- M. Berovic and M. Legisa, “Citric acid production,” Biotechnology Annual Review, vol. 13, pp. 303–343, 2007.
- A. R. Angumeenal and D. Venkappayya, “An overview of citric acid production,” LWT-Food Science and Technology, vol. 50, no. 2, pp. 367–370, 2013.
- S. Anastassiadis, I. G. Morgunov, S. V. Kamzolova, and T. V. Finogenova, “Citric acid production patent review,” Recent Patents on Biotechnology, vol. 2, no. 2, pp. 107–123, 2008.
- C. R. Soccol, L. P. S. Vandenberghe, C. Rodrigues, and A. Pandey, “New perspectives for citric acid production and application,” Food Technology & Biotechnology, vol. 44, no. 2, pp. 141–149, 2006.
- D. Kumar, R. Verma, and T. C. Bhalla, “Citric acid production by Aspergillus niger van. Tieghem MTCC 281 using waste apple pomace as a substrate,” Journal of Food Science and Technology, vol. 47, no. 4, pp. 458–460, 2010.
- S. Kareem and R. Rahman, “Utilization of banana peels for citric acid production by Aspergillus niger,” Agriculture and Biology Journal of North America, vol. 4, no. 4, pp. 384–387, 2013.
- A. O. Adeoye, A. Lateef, and E. B. Gueguim-Kana, “Optimization of citric acid production using a mutant strain of Aspergillus niger on cassava peel substrate,” Biocatalysis and Agricultural Biotechnology, vol. 4, no. 4, pp. 568–574, 2015.
- V. S. Shankaranand and B. K. Lonsane, “Coffee husk: an inexpensive substrate for production of citric acid by Aspergillus niger in a solid-state fermentation system,” World Journal of Microbiology & Biotechnology, vol. 10, no. 2, pp. 165–168, 1994.
- M. G. Addo, A. Kusi, L. A. Andoh, and K. Obiri-Danso, “Citric acid production by Aspergillus niger on a corn cob solid substrate using one-factor-at-a-time optimisation method,” IARJSET, vol. 3, no. 1, pp. 95–99, 2016.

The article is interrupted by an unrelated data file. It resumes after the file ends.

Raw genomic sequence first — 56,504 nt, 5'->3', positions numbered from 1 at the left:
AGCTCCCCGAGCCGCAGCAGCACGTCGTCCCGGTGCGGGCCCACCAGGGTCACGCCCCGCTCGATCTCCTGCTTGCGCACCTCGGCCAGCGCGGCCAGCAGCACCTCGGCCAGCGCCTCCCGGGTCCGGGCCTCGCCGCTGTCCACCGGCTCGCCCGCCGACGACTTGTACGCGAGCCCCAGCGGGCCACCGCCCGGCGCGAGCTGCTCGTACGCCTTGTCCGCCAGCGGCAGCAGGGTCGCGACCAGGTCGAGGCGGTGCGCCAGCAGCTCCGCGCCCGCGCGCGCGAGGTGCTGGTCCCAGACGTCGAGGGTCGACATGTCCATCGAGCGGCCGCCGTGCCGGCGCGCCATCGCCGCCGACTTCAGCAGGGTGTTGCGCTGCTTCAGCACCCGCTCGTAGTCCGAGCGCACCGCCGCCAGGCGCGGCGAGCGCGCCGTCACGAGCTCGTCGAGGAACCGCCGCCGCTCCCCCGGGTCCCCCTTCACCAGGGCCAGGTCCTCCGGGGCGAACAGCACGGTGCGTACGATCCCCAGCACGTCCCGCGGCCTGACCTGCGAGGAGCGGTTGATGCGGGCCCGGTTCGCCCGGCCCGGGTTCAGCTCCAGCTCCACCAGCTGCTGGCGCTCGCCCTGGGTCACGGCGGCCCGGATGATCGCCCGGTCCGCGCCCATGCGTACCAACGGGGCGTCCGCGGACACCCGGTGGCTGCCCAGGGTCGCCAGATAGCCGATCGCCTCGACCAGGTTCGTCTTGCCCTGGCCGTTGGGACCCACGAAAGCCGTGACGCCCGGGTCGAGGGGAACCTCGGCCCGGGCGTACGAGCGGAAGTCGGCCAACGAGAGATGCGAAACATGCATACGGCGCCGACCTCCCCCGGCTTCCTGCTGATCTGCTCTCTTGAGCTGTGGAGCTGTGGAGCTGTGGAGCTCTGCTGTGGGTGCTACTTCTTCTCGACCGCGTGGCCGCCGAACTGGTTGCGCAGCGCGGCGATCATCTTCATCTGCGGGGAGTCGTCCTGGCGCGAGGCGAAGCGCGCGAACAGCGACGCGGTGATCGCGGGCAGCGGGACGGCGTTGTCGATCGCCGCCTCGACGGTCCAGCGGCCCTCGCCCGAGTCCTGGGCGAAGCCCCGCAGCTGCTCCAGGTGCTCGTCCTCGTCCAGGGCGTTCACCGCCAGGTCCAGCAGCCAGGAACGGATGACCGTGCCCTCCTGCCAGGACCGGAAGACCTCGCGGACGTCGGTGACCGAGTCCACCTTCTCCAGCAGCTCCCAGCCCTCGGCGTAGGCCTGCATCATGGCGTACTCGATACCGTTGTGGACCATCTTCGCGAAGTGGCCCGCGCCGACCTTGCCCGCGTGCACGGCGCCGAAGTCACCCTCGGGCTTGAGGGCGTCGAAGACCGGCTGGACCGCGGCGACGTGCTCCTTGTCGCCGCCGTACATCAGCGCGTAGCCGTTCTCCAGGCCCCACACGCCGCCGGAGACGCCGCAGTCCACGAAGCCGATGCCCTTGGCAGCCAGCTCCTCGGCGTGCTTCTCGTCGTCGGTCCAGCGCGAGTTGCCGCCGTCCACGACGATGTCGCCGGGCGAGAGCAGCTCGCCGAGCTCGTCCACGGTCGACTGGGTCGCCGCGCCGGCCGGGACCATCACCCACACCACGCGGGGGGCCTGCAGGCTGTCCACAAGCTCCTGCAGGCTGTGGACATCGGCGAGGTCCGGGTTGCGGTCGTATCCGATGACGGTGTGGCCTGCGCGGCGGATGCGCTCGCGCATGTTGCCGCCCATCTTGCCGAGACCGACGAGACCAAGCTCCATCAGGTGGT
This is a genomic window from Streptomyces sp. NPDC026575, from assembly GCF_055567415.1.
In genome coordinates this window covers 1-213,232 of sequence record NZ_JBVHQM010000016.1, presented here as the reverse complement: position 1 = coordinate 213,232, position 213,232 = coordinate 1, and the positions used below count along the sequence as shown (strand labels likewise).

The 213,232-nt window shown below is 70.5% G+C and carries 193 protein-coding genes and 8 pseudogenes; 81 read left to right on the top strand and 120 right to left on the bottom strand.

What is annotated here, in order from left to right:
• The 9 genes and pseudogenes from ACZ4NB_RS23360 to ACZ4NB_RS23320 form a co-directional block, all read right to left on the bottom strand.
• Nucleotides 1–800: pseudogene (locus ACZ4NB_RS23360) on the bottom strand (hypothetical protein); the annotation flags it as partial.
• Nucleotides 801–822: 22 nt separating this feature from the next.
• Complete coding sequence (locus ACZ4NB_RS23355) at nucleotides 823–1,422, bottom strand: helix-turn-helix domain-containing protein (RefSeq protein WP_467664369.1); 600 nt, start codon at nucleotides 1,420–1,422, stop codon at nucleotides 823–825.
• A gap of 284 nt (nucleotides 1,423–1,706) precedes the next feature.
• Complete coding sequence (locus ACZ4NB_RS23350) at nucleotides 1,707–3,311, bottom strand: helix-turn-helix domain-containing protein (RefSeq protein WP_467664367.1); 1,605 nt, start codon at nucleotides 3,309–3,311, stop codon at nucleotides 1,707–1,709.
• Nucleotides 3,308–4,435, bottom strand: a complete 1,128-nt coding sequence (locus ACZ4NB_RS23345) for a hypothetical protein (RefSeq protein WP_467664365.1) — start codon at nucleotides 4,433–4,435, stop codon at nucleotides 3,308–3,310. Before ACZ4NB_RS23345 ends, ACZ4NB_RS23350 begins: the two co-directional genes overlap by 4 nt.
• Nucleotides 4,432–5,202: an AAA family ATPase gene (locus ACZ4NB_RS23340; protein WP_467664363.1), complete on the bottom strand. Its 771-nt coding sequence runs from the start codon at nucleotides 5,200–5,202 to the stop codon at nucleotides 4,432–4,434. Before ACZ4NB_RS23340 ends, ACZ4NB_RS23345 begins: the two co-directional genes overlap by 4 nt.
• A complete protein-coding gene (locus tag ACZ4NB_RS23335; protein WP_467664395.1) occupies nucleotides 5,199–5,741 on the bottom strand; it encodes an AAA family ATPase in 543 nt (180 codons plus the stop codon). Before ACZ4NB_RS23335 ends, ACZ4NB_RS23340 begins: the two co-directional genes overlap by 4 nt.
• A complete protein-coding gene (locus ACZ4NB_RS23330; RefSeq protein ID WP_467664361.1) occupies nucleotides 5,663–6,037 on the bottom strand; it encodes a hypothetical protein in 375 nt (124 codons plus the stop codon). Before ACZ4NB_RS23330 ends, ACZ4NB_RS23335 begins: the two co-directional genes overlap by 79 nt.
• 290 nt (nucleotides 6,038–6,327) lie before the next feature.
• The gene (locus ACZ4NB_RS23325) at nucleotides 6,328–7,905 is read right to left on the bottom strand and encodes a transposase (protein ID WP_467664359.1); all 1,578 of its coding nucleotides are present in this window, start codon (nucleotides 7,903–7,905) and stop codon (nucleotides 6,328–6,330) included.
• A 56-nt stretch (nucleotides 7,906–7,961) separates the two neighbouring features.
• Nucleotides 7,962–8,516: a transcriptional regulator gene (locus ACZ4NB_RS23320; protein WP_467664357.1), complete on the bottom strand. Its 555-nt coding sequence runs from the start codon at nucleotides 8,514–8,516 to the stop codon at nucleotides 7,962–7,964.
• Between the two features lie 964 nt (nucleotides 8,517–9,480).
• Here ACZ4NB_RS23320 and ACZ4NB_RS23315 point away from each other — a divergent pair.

- G. Xie and T. P. West, “Citric acid production by Aspergillus nigerATCC 9142 from a treated ethanol fermentation co-product using solid-state fermentation,” Letters in Applied Microbiology, vol. 48, no. 5, pp. 639–644, 2009.
- K. Lingappa, C. S. Naik, V. V. Babu, D. Ramakrishna, and M. A. V. Longa, “Coconut cake: a novel substrate for citric acid production,” Indian Journal of Microbiology, vol. 42, pp. 347–349, 2002.
- N. Abbas, W. Safdar, S. Ali, S. Choudhry, and S. Elahi, “Citric acid production from Aspergillus niger using mango (Mangifera indica L.) and sweet orange (Citrus sinensis) peels as substrate,” International Journal of Scientific and Engineering Research, vol. 7, no. 2, pp. 868–872, 2016.
- P. R. Rao and M. K. Reddy, “Production of citric acid by Aspergillus niger using oat bran as substrate,” International Journal of Chemistry and Chemical Engineering, vol. 3, no. 3, pp. 181–191, 2013.
- A. M. Torrado, S. Cortés, J. M. Salgado et al., “Citric acid production from orange peel wastes by solid-state fermentation,” Brazilian Journal of Microbiology, vol. 42, no. 1, pp. 394–409, 2011.
- S. Kareem, I. Akpan, and O. Alebiowu, “Production of citric acid by Aspergillus niger using pineapple waste,” Malaysian Journal of Microbiology, vol. 6, no. 2, p. 161, 2010.
- A. Sharan, A. A. Charan, A. Bind, and S. B. Tiwari, “Citric acid production from pre-treated sugarcane bagasse by Aspergillus niger under solid state fermentation,” Asian Journal of Bio Science, vol. 10, no. 2, pp. 162–166, 2015.
- P. Bezalwar, A. V. Gomashe, H. M. Sanap, and P. A. Gulhane, “Production and optimization of citric acid by Aspergillus niger using fruit pulp waste,” International Journal of Current Microbiology and Applied Sciences, vol. 2, no. 10, pp. 347–352, 2013.
- K. Goud, A. Srilakshmi, P. Kumar, and G. Narasimha, “Citric acid production by Aspergillus niger through solid state fermentation using fruit wastes,” An Indian Journal, vol. 6, pp. 93–96, 2012.
- A. Pandey, C. R. Soccol, and D. Mitchell, “New developments in solid state fermentation: I-bioprocesses and products,” Process Biochemistry, vol. 35, no. 10, pp. 1153–1169, 2000.
- P. S-N. Nigam and P. Ashok, “Production of bioactive secondary metabolites,” in Biotechnology for Agro-Industrial Residues Utilisation, P. S-N. Nigam, Ed., pp. 129–145, Springer, Berlin, Germany, 2009.